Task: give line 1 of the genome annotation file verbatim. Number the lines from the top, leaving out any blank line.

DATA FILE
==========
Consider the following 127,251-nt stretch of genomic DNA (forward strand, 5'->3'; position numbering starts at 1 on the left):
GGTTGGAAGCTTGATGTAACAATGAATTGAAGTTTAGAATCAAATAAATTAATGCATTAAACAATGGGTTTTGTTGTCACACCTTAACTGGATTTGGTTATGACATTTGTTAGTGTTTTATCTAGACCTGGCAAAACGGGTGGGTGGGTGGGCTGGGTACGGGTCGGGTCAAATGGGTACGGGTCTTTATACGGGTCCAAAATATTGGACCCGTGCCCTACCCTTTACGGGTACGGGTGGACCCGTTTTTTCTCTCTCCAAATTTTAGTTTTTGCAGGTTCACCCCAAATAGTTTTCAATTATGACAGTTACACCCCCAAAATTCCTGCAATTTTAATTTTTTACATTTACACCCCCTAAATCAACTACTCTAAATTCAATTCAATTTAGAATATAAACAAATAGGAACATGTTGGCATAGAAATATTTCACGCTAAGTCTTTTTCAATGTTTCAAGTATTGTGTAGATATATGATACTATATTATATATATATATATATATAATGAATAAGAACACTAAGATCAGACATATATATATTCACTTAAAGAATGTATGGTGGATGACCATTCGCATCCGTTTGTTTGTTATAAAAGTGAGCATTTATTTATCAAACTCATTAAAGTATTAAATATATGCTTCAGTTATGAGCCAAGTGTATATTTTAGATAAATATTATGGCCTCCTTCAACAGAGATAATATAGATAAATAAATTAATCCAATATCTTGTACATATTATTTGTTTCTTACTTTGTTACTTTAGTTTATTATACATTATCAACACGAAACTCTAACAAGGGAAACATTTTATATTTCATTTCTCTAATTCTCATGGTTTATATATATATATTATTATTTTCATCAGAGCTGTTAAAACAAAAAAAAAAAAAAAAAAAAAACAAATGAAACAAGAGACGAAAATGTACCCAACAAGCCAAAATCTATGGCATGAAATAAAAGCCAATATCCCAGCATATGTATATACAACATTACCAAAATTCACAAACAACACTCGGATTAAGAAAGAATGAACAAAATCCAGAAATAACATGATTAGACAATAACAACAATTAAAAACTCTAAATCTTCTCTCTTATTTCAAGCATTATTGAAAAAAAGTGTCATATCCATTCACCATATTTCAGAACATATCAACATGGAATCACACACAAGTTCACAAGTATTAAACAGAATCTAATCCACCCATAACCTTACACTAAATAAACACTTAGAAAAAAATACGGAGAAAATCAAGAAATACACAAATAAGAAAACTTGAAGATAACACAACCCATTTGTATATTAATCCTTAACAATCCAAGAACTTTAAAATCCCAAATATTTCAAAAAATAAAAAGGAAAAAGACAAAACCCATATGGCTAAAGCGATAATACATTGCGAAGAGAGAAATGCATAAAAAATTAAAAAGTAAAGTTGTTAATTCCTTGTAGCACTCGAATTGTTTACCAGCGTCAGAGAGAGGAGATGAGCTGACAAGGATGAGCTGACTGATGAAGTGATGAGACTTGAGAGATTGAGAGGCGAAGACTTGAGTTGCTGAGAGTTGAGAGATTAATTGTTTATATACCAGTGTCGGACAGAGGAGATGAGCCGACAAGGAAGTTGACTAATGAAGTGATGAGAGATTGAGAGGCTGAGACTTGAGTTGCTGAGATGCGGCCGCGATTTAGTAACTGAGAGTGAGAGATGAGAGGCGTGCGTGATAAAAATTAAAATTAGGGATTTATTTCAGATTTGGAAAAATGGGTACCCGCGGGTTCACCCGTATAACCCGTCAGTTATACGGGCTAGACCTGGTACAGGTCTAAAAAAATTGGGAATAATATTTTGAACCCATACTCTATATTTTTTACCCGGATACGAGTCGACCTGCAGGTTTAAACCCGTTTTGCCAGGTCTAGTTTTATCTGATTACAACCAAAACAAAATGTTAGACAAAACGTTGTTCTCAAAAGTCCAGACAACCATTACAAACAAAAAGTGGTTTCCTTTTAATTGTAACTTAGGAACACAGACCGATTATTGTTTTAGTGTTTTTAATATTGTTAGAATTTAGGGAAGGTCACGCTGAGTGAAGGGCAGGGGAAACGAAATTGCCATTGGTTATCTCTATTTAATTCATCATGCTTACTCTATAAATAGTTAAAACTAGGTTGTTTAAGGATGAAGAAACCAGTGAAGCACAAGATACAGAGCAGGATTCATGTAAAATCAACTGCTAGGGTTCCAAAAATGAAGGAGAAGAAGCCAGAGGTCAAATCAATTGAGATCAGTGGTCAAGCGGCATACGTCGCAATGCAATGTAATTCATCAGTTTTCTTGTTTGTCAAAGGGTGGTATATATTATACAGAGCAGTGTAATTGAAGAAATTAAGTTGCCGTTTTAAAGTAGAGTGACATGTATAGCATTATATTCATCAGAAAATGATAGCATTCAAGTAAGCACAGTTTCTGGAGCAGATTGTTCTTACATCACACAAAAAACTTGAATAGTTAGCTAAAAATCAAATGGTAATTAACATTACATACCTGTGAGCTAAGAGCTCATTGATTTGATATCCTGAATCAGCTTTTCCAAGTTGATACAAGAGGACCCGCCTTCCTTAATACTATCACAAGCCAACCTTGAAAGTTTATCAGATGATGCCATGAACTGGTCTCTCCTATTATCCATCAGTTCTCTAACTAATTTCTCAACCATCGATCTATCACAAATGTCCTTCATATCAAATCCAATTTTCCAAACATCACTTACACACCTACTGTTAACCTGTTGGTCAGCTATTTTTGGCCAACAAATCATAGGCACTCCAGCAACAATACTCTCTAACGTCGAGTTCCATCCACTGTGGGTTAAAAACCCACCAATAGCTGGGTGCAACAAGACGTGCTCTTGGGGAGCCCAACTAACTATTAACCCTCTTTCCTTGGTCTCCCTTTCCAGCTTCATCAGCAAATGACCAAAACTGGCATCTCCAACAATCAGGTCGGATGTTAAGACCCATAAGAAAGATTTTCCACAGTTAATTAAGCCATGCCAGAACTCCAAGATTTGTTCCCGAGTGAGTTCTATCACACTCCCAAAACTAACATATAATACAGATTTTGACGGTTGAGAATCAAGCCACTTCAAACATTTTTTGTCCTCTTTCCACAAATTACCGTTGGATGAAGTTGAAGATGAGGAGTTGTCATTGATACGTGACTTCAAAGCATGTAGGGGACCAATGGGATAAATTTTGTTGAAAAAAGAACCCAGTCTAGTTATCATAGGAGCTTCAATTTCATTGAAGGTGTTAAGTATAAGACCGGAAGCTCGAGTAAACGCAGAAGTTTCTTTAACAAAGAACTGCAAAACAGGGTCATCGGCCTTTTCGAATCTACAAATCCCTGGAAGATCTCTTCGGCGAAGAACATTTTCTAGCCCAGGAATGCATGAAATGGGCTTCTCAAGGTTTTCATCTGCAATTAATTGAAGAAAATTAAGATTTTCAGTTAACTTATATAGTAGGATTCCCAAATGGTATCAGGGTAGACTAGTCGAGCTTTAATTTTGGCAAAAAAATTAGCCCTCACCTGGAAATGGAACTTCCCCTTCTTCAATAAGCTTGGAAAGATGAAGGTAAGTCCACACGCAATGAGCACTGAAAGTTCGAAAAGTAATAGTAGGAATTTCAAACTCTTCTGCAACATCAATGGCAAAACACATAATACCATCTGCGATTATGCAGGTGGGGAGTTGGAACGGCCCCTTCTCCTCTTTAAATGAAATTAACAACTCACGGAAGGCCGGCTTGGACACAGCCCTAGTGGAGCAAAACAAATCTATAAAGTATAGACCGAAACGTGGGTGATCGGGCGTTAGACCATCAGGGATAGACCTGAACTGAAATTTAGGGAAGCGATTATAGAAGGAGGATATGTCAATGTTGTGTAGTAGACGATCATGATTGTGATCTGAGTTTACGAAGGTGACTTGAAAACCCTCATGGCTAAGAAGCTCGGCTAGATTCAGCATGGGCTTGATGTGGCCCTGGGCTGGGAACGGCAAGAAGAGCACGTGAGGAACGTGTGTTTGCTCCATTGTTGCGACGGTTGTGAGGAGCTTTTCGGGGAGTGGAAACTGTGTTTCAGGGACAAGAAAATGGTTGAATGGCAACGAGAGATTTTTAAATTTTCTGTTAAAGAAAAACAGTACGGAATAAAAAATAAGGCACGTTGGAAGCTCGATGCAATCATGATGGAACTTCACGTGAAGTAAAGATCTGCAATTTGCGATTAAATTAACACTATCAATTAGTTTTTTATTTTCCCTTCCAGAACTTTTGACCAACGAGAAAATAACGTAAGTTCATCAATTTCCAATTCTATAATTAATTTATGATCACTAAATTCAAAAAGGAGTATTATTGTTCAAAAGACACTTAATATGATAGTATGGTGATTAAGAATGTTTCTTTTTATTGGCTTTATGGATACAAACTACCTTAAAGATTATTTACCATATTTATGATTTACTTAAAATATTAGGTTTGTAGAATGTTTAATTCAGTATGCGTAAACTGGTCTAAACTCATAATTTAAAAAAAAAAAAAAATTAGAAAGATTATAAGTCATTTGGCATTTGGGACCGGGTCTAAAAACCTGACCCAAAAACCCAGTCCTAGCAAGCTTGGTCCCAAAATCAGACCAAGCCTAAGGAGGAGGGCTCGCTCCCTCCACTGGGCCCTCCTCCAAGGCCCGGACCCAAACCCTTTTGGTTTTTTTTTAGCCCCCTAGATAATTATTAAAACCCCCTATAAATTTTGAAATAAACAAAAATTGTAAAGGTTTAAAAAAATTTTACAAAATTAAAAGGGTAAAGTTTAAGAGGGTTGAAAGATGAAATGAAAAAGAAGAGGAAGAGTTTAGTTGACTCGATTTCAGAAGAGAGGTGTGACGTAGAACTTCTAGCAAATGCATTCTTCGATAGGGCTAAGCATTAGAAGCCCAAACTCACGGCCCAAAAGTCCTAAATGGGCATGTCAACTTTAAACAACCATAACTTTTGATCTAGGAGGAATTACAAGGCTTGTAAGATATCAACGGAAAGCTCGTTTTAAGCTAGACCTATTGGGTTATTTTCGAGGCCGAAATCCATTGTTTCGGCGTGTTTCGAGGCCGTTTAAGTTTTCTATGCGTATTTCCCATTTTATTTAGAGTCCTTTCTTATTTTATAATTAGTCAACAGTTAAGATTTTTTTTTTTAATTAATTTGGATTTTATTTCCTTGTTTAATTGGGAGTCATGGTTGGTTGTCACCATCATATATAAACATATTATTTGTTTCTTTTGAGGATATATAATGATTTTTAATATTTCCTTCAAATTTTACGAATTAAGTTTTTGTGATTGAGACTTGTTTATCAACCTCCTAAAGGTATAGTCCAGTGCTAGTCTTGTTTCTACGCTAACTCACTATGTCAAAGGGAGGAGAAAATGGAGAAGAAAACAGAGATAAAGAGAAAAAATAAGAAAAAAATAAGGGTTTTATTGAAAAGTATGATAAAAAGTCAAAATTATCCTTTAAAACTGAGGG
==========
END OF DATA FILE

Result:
Consider the following 127,251-nt stretch of genomic DNA (forward strand, 5'->3'; position numbering starts at 1 on the left):